My71 Pinto was puke green. Paid $90 for it on a wholesale lot in 78, just in time for the second gas crisis. Drove it from NJ to Fla no problems other than stuck at about 57mph. Then put a cam in it and a nice holly 2bbl. Ran back and forth between Ft. Belvoir and NJ never having to worry about Odd or Even plate days. Loved that car. They are better with 4 spd though.

    Like 1
  27. Bob_in_TN Bob_in_TN Member

    The comments on this Pinto, and other Pintos on Barn Finds, are fascinating to me. Yes, they were cheap econoboxes, but isn’t that part of the definition? Many people had contact with them, and many (me included) found them to be at a minimum serviceable, perhaps stellar at fulfilling their role. Even maybe fun.

    Yes, many of us aspire to a glorious classic car like a Boss Mustang or a Hemi or whatever, but a humble car which is part of our past and solicits pleasant remembrances, why not?

    Like 5
  28. Bruce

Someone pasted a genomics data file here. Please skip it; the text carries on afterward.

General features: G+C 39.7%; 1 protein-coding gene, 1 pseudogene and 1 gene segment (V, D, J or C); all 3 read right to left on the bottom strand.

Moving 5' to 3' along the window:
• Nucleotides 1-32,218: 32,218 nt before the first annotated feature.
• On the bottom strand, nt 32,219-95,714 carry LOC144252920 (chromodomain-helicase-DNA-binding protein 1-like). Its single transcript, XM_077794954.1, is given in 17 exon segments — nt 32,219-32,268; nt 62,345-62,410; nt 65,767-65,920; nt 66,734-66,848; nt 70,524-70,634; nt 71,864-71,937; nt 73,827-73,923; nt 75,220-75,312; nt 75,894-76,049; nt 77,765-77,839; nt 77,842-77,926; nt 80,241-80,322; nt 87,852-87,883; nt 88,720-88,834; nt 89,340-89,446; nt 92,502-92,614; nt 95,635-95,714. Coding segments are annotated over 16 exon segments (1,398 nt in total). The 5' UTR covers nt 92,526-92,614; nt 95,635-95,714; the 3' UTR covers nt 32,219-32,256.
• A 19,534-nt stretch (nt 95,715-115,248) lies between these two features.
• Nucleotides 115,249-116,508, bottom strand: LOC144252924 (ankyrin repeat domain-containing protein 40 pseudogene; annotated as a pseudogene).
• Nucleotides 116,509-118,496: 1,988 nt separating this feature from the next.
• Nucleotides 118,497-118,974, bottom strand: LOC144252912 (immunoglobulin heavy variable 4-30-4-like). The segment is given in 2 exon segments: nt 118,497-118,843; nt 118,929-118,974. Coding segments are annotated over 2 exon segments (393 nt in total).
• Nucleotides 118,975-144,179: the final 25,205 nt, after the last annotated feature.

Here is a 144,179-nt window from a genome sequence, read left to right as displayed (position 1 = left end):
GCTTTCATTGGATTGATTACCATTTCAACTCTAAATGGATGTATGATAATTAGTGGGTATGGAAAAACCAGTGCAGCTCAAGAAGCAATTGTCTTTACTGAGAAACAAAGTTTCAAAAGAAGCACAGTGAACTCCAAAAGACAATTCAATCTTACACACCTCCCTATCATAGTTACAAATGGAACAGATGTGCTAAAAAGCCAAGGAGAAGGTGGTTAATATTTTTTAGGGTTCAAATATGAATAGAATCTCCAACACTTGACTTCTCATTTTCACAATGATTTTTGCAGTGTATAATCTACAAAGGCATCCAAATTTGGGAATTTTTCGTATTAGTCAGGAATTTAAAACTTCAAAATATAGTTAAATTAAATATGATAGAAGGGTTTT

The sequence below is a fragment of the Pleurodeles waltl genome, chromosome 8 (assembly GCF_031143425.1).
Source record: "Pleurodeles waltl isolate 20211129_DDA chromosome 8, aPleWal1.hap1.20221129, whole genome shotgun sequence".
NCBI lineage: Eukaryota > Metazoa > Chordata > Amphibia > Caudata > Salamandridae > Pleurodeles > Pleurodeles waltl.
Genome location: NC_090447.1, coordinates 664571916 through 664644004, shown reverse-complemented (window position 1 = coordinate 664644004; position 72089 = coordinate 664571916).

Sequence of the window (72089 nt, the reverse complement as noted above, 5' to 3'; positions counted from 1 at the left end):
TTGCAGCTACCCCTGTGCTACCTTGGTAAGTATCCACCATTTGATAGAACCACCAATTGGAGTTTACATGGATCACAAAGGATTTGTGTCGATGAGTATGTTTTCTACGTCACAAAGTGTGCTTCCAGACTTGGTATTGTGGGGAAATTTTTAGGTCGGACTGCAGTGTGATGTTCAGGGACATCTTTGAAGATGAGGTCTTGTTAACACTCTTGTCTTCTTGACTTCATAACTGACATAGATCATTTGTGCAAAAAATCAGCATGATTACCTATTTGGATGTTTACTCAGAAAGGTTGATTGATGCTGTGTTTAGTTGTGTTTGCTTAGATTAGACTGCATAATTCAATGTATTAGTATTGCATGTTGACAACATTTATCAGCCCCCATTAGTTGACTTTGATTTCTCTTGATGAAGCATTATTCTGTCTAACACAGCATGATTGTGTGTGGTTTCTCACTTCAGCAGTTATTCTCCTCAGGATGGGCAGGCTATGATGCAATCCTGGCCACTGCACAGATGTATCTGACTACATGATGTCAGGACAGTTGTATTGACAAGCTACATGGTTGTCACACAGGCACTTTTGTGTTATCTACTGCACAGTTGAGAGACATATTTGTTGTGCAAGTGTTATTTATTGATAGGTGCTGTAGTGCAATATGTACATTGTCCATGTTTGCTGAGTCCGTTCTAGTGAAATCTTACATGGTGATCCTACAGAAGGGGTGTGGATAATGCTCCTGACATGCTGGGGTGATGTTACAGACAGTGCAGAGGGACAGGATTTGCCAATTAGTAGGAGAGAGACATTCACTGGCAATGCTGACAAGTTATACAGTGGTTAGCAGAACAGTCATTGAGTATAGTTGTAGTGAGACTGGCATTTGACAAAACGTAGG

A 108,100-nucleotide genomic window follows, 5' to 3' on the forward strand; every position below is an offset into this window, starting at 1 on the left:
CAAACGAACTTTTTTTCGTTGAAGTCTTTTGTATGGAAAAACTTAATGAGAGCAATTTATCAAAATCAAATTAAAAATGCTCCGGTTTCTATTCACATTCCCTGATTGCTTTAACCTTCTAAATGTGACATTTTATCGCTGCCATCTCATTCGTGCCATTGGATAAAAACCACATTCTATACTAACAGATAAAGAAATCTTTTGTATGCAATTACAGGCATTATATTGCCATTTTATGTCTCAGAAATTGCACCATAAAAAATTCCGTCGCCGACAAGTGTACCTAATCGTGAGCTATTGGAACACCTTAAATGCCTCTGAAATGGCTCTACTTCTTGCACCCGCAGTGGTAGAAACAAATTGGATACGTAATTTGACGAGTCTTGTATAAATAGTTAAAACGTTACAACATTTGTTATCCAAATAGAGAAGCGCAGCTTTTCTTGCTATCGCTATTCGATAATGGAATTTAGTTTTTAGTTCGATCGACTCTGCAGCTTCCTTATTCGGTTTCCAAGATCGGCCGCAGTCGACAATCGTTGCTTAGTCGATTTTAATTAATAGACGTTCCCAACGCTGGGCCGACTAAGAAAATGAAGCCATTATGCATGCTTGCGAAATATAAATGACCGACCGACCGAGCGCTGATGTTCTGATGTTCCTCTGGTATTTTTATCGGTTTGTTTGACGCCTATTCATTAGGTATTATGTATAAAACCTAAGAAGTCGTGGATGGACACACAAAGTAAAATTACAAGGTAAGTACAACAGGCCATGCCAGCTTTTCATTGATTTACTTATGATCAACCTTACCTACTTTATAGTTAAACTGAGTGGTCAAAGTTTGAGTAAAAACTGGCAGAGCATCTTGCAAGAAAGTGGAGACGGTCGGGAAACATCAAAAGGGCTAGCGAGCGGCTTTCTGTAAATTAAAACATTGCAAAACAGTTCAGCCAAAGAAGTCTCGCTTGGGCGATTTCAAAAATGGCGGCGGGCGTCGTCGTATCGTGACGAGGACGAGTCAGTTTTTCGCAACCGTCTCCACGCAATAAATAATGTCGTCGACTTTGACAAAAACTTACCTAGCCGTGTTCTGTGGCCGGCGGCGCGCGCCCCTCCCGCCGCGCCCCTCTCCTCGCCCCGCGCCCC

1971???? I don’t think so. Not ’71 bumpers or steering wheel. Not much else is different through ’72 so this might be a ’73

    • Bob_in_TN Bob_in_TN Member

      This looks like a 1971 to me. For comparison, the 1973 had a somewhat different front bumper configuration. It stuck out an inch or two more, and the bumper guards were shorter. The bumper itself may have been different too, I don’t know.

      The two-spoke v-shaped steering wheel, used on many Fords, was available in 1971 as part of the Luxury Decor Group.

  29. Flint

    Here I thought all pintos were hatchbacks. Learned something new.

    Like 1
  30. Scott Menard

    I like the car and I think the Pinto has impacted many lives over the years. It seems everyone I talk to has had one or new someone that had one. I always wanted to put a Ford 2.3 turbo engine and five speed transmission in a Pinto and this would be the car! Best year and color from my view. Love the small trunk lid! Price is realistic also. Time it takes to fix up a $1000 Pinto, you will be over the asking price.